In Stew, playwright Zora Howard taps into a style of comedy that recalls the laughter-infused family dramas of Neil Simon, but she does it from an African American perspective. Director Tyler Thomas and her talented cast, led by LisaGay Hamilton as the matriarch, create a lived-in, naturalistic environment at the Pasadena Playhouse that gives the audience a fly-on-the-wall look at an American family.
It’s the turn of the 21st century, and Mama (Hamilton) is gathering the troops to make her famous stew for an important church event. Her 17-year-old daughter Nelly (Jasmine Ashanti) and granddaughter Lil’ Mama (Samantha Miller) would rather be sleeping than snapping green beans, while Mama’s eldest, Lillian (Roselyn Ruff) appears distracted — particularly every time the phone rings. The women argue, tease, and avoid bubbling tensions, till everything comes to a head.
Howard’s style can confound even as it entertains: Scenes are repeated almost verbatim, family members wear similar clothes, and all the women seem to have gotten pregnant at the age of 17, while illnesses and deaths are discussed but not given concrete details. At times it feels as if Howard is presenting us with a vivid dream but left some of the details out. This is the kind of storytelling that will intrigue some but baffle others.
Her dialogue stews like the vegetables in Mama’s pot. With overlapping conversations that might be heard in many morning kitchens, Howard gives her scenes a vibrant authenticity. Like Neil Simon, she finds humor in the banality of family dynamics without seeming like a sitcom. The kitchen becomes a microcosm of the family, a protection from outside traumas, with the making of the stew becoming both a Sisyphean task (it gets ruined twice) and a group activity needed to keep the family glued together.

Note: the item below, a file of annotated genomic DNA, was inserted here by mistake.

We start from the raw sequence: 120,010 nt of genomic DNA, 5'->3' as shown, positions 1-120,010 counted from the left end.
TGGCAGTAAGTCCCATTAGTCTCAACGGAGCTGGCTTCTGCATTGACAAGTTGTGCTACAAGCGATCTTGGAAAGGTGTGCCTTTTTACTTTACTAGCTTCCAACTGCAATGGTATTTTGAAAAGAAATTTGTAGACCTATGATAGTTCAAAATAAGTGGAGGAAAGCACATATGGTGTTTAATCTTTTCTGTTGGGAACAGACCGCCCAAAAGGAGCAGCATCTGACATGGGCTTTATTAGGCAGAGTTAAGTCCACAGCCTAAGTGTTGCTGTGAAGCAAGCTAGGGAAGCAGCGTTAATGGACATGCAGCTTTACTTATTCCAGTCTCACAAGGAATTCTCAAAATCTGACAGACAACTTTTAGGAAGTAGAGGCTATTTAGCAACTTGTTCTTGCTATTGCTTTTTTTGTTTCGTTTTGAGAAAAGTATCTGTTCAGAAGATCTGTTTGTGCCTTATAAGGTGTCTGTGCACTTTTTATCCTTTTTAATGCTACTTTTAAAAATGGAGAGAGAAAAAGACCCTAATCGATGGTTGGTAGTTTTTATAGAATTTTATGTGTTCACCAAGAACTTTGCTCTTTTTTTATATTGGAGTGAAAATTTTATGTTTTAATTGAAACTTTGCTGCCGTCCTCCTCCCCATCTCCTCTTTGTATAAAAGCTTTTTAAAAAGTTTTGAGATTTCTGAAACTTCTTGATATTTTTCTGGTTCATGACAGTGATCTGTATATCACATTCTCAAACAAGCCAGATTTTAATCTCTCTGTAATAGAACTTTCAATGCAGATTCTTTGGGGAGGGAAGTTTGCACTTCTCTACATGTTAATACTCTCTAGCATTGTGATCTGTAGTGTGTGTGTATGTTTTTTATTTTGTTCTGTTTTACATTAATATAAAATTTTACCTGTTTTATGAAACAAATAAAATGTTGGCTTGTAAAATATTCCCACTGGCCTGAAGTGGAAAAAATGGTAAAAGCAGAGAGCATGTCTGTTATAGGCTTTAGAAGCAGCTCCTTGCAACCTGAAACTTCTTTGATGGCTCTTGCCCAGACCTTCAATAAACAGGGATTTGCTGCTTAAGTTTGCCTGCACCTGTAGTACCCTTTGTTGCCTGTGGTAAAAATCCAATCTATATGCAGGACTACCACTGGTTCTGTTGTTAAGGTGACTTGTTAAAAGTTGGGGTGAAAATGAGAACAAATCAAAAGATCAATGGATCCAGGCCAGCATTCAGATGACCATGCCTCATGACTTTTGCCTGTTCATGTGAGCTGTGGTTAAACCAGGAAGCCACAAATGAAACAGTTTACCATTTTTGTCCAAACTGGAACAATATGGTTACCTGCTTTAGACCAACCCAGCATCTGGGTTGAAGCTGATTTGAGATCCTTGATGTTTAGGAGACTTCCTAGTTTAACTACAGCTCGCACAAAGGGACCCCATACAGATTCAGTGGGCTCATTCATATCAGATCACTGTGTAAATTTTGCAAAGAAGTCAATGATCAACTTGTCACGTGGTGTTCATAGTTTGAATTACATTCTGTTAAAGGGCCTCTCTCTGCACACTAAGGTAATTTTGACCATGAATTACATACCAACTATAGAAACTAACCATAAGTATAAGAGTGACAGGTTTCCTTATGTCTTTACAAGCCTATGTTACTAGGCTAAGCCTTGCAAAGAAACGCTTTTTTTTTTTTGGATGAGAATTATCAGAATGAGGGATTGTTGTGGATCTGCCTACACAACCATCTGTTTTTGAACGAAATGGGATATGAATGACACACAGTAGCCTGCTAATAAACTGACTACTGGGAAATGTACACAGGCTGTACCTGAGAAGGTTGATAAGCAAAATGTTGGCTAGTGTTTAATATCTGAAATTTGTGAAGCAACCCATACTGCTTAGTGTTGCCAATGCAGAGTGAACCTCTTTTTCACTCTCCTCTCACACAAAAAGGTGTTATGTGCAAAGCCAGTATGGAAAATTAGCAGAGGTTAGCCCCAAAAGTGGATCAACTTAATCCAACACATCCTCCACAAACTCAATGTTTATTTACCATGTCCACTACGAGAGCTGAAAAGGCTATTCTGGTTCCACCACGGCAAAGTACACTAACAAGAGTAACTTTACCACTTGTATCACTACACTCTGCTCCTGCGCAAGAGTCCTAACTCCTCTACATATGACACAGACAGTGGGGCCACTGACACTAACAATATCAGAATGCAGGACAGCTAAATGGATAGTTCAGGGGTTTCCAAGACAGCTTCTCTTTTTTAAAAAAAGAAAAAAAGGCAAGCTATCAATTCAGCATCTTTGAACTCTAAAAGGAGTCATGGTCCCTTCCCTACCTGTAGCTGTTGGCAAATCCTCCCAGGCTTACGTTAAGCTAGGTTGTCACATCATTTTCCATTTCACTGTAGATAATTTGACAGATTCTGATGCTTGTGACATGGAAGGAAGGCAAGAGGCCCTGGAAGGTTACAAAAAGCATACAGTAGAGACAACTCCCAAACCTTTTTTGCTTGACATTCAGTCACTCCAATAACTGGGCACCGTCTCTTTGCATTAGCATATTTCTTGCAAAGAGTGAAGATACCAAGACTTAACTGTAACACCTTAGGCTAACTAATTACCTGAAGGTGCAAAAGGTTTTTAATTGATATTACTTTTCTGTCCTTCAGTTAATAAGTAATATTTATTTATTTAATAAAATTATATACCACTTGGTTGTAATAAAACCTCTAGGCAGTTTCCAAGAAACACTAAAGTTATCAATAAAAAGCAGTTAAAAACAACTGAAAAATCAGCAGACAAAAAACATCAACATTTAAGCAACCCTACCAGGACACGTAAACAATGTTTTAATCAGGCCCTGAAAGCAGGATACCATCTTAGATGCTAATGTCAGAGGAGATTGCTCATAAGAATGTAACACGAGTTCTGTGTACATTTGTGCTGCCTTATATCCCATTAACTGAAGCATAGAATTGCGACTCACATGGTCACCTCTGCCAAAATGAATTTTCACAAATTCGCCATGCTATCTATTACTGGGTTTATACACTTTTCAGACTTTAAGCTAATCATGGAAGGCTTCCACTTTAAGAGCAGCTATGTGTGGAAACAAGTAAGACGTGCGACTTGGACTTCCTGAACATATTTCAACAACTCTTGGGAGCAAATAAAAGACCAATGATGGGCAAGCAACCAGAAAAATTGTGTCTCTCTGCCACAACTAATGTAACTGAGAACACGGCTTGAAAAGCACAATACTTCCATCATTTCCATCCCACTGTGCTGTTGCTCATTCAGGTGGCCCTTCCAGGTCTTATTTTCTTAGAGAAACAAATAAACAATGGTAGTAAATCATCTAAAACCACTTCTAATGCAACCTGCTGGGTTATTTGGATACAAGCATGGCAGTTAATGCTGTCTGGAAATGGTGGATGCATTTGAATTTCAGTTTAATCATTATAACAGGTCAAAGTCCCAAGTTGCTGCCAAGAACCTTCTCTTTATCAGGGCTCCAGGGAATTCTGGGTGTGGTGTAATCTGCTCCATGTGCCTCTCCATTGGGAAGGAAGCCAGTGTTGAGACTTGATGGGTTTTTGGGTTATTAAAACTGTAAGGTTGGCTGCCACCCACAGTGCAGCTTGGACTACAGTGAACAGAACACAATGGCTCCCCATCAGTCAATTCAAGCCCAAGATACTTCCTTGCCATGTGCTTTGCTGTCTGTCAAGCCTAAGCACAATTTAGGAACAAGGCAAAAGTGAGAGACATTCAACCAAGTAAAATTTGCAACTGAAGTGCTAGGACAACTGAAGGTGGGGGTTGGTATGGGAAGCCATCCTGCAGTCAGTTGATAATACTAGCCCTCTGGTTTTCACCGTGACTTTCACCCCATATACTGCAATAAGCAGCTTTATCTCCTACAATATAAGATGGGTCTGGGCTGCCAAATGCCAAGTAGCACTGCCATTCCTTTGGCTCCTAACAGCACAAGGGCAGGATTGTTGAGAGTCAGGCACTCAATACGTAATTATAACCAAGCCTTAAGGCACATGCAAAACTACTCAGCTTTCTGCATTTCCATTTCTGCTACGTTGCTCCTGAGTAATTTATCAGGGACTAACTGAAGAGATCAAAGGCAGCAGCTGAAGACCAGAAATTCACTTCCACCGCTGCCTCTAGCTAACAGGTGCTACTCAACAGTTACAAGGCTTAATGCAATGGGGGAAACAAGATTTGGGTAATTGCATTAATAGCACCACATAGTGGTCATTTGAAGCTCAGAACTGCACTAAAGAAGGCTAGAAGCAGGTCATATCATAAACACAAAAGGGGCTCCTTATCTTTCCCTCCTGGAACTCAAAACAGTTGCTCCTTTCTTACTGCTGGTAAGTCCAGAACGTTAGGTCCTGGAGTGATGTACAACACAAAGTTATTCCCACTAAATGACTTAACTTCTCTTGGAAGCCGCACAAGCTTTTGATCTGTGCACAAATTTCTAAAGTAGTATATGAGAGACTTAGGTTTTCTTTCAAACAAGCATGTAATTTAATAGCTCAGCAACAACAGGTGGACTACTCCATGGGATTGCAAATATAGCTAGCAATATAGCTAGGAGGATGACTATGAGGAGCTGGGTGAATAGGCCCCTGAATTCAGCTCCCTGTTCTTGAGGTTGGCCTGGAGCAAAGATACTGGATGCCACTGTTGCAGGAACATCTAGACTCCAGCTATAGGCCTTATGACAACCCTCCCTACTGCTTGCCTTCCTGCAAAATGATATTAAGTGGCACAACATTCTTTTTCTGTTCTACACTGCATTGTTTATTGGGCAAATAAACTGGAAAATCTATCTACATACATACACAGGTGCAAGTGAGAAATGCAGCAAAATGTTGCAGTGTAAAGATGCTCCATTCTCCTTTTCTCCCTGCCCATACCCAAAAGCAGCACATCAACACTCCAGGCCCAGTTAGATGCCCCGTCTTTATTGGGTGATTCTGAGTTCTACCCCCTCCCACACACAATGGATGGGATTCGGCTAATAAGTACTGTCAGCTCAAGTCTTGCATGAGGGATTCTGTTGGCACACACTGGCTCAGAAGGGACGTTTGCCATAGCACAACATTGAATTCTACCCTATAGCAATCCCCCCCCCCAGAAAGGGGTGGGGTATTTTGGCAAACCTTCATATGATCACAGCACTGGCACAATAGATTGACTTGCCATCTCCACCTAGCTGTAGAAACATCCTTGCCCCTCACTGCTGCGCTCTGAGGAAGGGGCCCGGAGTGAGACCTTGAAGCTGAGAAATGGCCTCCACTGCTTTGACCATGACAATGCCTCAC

The cast of four is exemplary. Hamilton plays Mama as proud, secretive, and invasive: In a late scene, when she recites a moment from Shakespeare’s Richard III, she reveals an intense pain and a knack for performing outside the kitchen. Ruff relays Lillian’s frustration with not being able to please her mother, control her daughter, or manage her own unraveling life. Every time the phone rings, Ruff gives a glance of pure terror that can be felt by the audience. Hamilton and Ruff’s onstage chemistry works to great effect. In one scene when Mama and Lillian confront each other, both actors start laughing, and it’s unclear whether the characters are meant to be giggling or if the Hamilton and Ruff have broken character. Either way, it works and should be kept in the scene.
That raw sense of uncontrolled laughter lifts the other characters up from the argument. Ashanti is bratty and rebellious as Lillian’s much younger sister and has a great camaraderie with Miller. Despite being aunt and niece, because the two are around the same age, they interact like sisters. Miller whines, needles, and defiantly whips up trouble as the youngest member. When reciting her Shakespearean lines in the kitchen to prep for her audition, she captures the rote nature of children reading lines they can’t comprehend or honestly feel.
Director Thomas gives the actors free rein to bond on the stage. The set by Tanya Orellana captures the stains and clutter found in a room occupied but not updated for several generations. Samantha C. Jones clothes the actors in head coverings, sleeping shirts, and shorts that reveals these women trapped in routines, barely rolling out of bed to accomplish the day’s chores. Elton Bradman’s sound design vividly portrays the world encroaching on these women’s already precarious lives. Though the plot is familiar, Stew feels intimate — with recognizable quarrels and moments of love. All this makes for a play infused with a savory flavor that is as personal as it is universal.